A surge in shoplifting pushed retail crime losses to £511m ($840m) in 2012-13, the British Retail Consortium said.
The average value of in-store theft rose 62% to £177, according to the BRC's latest retail crime survey.
Losses were 166% higher than five years ago, the BRC said, despite retailers spending an average of £2m each on crime prevention measures.
Helen Dickinson, BRC director general, said UK retailers were "fighting a rising tide of theft in store".
"Far from being victimless, we all pay for this increased stealing through higher prices and, increasingly, shop closures and damage to town centres," she said, "as safety is reduced and communities are blighted."
The BRC believes retailers "need help and support" and has called for police and crime commissioners to develop dedicated business crime strategies to help combat the growing problem.
Thieves typically target electrical goods, designer clothing, handbags and power tools, the BRC said, while organised gangs are prepared to travel further to achieve their aims.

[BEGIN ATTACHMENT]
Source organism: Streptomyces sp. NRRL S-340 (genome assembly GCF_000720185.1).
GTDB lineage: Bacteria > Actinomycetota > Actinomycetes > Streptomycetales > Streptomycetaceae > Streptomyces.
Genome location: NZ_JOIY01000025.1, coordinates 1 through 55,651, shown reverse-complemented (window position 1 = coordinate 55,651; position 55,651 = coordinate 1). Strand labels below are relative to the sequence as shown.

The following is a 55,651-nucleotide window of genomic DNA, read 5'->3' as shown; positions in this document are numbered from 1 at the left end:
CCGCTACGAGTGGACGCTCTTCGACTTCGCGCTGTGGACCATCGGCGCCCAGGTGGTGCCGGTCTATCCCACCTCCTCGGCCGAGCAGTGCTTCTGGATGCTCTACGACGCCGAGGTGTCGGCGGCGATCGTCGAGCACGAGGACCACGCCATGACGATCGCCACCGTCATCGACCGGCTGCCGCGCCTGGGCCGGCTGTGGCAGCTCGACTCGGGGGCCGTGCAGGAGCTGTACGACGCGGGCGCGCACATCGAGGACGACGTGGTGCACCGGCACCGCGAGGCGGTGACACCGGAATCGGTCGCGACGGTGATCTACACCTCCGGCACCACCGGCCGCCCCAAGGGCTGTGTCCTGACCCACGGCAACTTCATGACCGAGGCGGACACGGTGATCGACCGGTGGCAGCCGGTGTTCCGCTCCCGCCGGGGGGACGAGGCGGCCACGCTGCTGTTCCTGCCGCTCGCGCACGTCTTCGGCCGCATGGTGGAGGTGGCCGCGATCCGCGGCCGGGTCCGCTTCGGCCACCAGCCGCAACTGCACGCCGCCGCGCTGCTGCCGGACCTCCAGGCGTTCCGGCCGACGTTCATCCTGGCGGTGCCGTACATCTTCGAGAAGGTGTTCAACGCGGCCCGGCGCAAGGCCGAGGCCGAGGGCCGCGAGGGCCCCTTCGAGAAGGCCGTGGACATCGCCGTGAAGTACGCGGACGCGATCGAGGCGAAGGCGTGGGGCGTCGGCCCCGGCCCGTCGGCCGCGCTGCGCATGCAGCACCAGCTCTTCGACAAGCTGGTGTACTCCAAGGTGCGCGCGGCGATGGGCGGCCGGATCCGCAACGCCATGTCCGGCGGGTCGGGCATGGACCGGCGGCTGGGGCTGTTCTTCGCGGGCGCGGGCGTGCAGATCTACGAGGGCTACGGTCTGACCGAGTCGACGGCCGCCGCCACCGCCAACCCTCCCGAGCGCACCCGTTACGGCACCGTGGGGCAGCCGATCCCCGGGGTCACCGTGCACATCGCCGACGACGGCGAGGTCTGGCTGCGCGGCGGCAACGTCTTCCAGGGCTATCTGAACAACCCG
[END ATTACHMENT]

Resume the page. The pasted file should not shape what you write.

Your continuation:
Last year also saw a "dramatic increase" in fraud and online crime, with 80% of retailers reporting a rise, including increased threats from cyber-attacks, the survey found.
Among 30 retailers, who represent 51% of the retail sector by turnover, there were 631,391 incidents of customer theft in 2012-13, the highest level recorded in the survey for nine years.
But just 9% of these crimes were reported to the police, a drop from 12% the previous year, the BRC said.
"This is an indication of the lack of confidence businesses have in the police response to customer theft," the report said.
There was an erroneous perception that shoplifting was a "victimless" crime and, as a result, not taken seriously, the BRC concluded.